“I dialed it now, and the machine picked up. I listened to a dead man’s voice. I hung up, wondering how long it would be before someone unplugged the machine, how long before the telephone company cut off the phone service. You don’t die all at once. Not anymore. These days you die a little at a time.”
― Lawrence Block, A Drop of the Hard Stuff
Upon starting the latest book in the Mat Scrudder series, The Night and The Music, I settled into a night with an old friend, a friend with whom I’d lived some of the worst trials of his life. If you’ve never read a Lawrence Block mystery, you don’t know what you are missing. I’ve gotten rid of perhaps 75% – 80% of my books in the last few years, but this is one series I will always keep on my shelf. As with all of Mr Block’s characters, Matt has his own distinctive voice which I would recognize anywhere, even if there was no title or hints of any kind.
If you watched the movie, A Walk Among The Tombstones, based on the book of the same name, I’m afraid you didn’t get the full impact of Mr. Scrudder. I know, the movie did get some good reviews. For me, however, Liam Neeson, as good an actor as he is, is not Matt. After living so many years with the character, it would be impossible to find the right actor for the part. Don’t get me wrong, I enjoyed the movie, but more as a good mystery than one based on a well-loved book.
During the length of the series, Matt turns from alcoholic cop to an alcoholic ex-cop, attempting to cope with the guilt of a stray bullet killing a child during a robbery. Eventually, he come to terms with sobriety. During this time, he works as an unlicensed private investigator following his own odd brand of justice instead of the judicial system.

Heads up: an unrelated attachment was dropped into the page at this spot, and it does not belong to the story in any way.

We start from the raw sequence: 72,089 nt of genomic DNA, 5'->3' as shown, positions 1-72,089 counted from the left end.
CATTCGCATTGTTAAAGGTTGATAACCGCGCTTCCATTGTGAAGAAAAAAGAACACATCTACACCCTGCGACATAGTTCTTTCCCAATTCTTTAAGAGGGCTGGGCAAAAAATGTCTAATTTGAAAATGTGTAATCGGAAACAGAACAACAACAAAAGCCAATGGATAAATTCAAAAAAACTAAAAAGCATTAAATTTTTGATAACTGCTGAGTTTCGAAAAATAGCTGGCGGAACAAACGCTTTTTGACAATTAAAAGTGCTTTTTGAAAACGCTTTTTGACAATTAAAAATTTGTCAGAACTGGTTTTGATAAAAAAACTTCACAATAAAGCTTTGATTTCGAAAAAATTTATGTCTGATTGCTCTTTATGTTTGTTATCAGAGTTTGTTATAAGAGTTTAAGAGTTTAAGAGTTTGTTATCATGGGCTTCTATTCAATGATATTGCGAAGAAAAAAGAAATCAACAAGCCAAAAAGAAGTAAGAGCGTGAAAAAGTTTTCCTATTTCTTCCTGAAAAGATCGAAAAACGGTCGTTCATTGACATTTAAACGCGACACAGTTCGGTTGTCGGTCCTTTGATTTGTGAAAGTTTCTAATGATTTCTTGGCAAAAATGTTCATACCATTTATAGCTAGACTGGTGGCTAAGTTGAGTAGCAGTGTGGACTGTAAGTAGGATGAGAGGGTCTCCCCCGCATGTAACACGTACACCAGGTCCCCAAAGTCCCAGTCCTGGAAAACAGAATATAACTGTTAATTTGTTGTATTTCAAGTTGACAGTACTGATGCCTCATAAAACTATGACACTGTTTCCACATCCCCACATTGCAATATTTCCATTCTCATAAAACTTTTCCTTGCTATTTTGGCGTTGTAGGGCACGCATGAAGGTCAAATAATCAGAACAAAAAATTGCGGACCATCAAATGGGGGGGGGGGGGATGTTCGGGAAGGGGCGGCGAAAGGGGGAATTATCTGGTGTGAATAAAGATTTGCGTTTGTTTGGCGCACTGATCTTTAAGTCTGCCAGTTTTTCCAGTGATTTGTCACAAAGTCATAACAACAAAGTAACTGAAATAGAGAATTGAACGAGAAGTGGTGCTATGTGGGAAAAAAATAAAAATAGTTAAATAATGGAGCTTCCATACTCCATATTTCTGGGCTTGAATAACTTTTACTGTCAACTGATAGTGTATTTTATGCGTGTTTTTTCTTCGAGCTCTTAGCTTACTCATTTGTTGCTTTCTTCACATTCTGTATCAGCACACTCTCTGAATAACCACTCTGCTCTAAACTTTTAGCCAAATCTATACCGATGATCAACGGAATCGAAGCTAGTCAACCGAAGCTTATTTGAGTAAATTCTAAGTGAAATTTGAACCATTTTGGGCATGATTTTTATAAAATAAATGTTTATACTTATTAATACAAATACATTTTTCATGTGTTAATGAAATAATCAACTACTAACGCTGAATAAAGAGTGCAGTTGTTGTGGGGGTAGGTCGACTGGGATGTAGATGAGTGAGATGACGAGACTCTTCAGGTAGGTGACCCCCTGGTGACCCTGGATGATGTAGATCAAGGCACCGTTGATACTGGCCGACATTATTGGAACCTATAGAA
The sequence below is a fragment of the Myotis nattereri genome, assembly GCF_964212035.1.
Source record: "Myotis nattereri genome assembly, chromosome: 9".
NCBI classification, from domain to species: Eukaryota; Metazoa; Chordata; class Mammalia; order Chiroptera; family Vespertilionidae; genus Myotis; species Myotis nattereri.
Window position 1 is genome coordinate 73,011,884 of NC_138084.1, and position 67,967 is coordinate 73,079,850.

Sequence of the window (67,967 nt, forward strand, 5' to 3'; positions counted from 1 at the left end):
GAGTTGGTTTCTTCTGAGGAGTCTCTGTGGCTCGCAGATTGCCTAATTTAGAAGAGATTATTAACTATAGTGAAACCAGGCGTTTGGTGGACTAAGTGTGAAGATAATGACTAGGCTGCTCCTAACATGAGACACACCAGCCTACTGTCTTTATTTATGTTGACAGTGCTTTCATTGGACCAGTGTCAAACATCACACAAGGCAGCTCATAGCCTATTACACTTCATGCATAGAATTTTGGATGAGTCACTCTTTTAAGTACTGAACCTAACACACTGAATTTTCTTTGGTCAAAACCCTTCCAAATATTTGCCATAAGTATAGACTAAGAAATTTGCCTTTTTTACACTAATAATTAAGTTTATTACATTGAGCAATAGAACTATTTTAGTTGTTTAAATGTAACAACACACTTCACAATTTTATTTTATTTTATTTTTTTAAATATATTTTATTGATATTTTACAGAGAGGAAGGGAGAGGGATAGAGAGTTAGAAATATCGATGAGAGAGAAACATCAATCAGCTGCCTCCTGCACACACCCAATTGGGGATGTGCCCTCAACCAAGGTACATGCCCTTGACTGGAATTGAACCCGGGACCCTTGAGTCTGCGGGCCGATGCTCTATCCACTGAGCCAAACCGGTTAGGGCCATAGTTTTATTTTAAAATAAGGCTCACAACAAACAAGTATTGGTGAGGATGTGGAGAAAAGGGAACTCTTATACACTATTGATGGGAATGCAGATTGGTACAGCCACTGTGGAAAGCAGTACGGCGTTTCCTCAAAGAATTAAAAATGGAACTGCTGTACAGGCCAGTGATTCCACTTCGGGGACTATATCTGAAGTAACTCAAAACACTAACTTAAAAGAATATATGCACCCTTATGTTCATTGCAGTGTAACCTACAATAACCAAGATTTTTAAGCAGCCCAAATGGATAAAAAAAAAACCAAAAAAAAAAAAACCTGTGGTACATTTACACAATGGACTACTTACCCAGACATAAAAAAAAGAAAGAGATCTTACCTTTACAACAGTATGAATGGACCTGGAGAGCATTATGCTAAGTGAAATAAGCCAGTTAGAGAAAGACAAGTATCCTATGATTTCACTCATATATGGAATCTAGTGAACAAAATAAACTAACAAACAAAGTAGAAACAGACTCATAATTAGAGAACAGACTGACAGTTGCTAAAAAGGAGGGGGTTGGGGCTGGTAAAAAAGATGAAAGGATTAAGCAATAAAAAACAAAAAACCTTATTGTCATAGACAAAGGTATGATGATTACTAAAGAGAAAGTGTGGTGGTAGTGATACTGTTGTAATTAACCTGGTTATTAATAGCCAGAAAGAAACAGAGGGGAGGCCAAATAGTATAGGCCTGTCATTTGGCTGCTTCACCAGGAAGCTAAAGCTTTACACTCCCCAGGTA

This book, the 18th in the series, is a chronological list of short stories taken from different years of Matt’s life. I particularly enjoyed the forward written by Brian Koppelman. His words reminded me of my first meeting with Matt Scrudder and how I knew, at that time, I would be reading the series for a very long time.
To see a list of all the books in the series, go here:
“I thought, My name is Matt and I’m an alcoholic. A woman I know got killed last night. She hired me to keep her from getting killed and I wound up assuring her that she was safe and she believed me. And her killer conned me and I believed him, and she’s dead now, and there’s nothing I can do about it. And it eats at me and I don’t know what to do about that, and there’s a bar on every corner and a liquor store on every block, and drinking won’t bring her back to life but neither will staying sober, and why the hell do I have to go through this? Why?”
― Lawrence Block, Eight Million Ways to Die
“Something I learned long ago. It is not necessary to know what a person is afraid of. It is enough to know the person is afraid.”
― Lawrence Block, The Sins of the Fathers